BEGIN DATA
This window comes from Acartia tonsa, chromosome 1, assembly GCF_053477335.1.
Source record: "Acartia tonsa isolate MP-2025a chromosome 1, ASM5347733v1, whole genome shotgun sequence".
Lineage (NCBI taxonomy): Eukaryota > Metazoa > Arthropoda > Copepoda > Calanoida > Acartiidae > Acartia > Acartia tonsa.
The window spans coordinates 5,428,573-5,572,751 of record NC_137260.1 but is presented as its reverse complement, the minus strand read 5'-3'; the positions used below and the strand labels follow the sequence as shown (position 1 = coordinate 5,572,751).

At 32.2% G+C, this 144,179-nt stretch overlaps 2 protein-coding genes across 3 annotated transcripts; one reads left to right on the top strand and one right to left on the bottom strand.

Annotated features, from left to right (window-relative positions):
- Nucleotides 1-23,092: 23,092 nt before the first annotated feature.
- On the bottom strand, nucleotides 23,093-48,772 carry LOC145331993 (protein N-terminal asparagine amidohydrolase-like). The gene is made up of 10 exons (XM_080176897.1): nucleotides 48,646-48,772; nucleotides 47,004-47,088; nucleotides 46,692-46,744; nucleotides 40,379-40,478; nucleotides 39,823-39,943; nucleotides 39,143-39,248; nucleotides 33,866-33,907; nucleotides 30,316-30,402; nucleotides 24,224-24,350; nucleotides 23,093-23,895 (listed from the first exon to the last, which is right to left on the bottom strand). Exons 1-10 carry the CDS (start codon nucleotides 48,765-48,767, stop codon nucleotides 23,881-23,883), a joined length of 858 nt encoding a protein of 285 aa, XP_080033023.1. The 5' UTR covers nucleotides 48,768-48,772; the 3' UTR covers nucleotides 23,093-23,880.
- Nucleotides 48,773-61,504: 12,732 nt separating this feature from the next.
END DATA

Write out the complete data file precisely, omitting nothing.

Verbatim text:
This window comes from Acartia tonsa, chromosome 1, assembly GCF_053477335.1.
Source record: "Acartia tonsa isolate MP-2025a chromosome 1, ASM5347733v1, whole genome shotgun sequence".
Lineage (NCBI taxonomy): Eukaryota > Metazoa > Arthropoda > Copepoda > Calanoida > Acartiidae > Acartia > Acartia tonsa.
The window spans coordinates 5,428,573-5,572,751 of record NC_137260.1 but is presented as its reverse complement, the minus strand read 5'-3'; the positions used below and the strand labels follow the sequence as shown (position 1 = coordinate 5,572,751).

At 32.2% G+C, this 144,179-nt stretch overlaps 2 protein-coding genes across 3 annotated transcripts; one reads left to right on the top strand and one right to left on the bottom strand.

Annotated features, from left to right (window-relative positions):
- Nucleotides 1-23,092: 23,092 nt before the first annotated feature.
- On the bottom strand, nucleotides 23,093-48,772 carry LOC145331993 (protein N-terminal asparagine amidohydrolase-like). The gene is made up of 10 exons (XM_080176897.1): nucleotides 48,646-48,772; nucleotides 47,004-47,088; nucleotides 46,692-46,744; nucleotides 40,379-40,478; nucleotides 39,823-39,943; nucleotides 39,143-39,248; nucleotides 33,866-33,907; nucleotides 30,316-30,402; nucleotides 24,224-24,350; nucleotides 23,093-23,895 (listed from the first exon to the last, which is right to left on the bottom strand). Exons 1-10 carry the CDS (start codon nucleotides 48,765-48,767, stop codon nucleotides 23,881-23,883), a joined length of 858 nt encoding a protein of 285 aa, XP_080033023.1. The 5' UTR covers nucleotides 48,768-48,772; the 3' UTR covers nucleotides 23,093-23,880.
- Nucleotides 48,773-61,504: 12,732 nt separating this feature from the next.